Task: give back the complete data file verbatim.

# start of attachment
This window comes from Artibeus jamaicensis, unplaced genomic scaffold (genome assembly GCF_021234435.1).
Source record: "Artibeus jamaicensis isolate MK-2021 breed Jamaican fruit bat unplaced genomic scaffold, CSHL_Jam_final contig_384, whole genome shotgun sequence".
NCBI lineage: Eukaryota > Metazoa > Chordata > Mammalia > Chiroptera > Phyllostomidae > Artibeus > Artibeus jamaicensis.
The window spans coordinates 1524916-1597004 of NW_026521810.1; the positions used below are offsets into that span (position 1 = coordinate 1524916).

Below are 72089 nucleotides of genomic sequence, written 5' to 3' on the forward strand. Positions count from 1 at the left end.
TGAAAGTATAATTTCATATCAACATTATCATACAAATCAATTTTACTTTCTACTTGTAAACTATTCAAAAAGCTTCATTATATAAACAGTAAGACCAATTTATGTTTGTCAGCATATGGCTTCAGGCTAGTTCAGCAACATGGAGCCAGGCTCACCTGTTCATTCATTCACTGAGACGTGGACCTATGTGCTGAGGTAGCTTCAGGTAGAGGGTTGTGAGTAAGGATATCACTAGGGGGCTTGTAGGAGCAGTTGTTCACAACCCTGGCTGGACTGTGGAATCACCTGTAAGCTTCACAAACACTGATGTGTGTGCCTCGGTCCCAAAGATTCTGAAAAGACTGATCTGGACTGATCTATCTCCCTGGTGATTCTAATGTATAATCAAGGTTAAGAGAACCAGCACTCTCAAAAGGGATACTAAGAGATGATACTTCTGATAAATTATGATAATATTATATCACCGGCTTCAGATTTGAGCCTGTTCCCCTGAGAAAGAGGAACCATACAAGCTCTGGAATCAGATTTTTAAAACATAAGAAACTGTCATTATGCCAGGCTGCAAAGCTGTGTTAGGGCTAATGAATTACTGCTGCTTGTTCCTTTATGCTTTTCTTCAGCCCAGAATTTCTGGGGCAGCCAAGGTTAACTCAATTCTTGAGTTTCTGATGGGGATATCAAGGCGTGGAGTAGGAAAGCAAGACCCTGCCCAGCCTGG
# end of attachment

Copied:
This window comes from Artibeus jamaicensis, unplaced genomic scaffold (genome assembly GCF_021234435.1).
Source record: "Artibeus jamaicensis isolate MK-2021 breed Jamaican fruit bat unplaced genomic scaffold, CSHL_Jam_final contig_384, whole genome shotgun sequence".
NCBI lineage: Eukaryota > Metazoa > Chordata > Mammalia > Chiroptera > Phyllostomidae > Artibeus > Artibeus jamaicensis.
The window spans coordinates 1524916-1597004 of NW_026521810.1; the positions used below are offsets into that span (position 1 = coordinate 1524916).

Below are 72089 nucleotides of genomic sequence, written 5' to 3' on the forward strand. Positions count from 1 at the left end.
TGAAAGTATAATTTCATATCAACATTATCATACAAATCAATTTTACTTTCTACTTGTAAACTATTCAAAAAGCTTCATTATATAAACAGTAAGACCAATTTATGTTTGTCAGCATATGGCTTCAGGCTAGTTCAGCAACATGGAGCCAGGCTCACCTGTTCATTCATTCACTGAGACGTGGACCTATGTGCTGAGGTAGCTTCAGGTAGAGGGTTGTGAGTAAGGATATCACTAGGGGGCTTGTAGGAGCAGTTGTTCACAACCCTGGCTGGACTGTGGAATCACCTGTAAGCTTCACAAACACTGATGTGTGTGCCTCGGTCCCAAAGATTCTGAAAAGACTGATCTGGACTGATCTATCTCCCTGGTGATTCTAATGTATAATCAAGGTTAAGAGAACCAGCACTCTCAAAAGGGATACTAAGAGATGATACTTCTGATAAATTATGATAATATTATATCACCGGCTTCAGATTTGAGCCTGTTCCCCTGAGAAAGAGGAACCATACAAGCTCTGGAATCAGATTTTTAAAACATAAGAAACTGTCATTATGCCAGGCTGCAAAGCTGTGTTAGGGCTAATGAATTACTGCTGCTTGTTCCTTTATGCTTTTCTTCAGCCCAGAATTTCTGGGGCAGCCAAGGTTAACTCAATTCTTGAGTTTCTGATGGGGATATCAAGGCGTGGAGTAGGAAAGCAAGACCCTGCCCAGCCTGG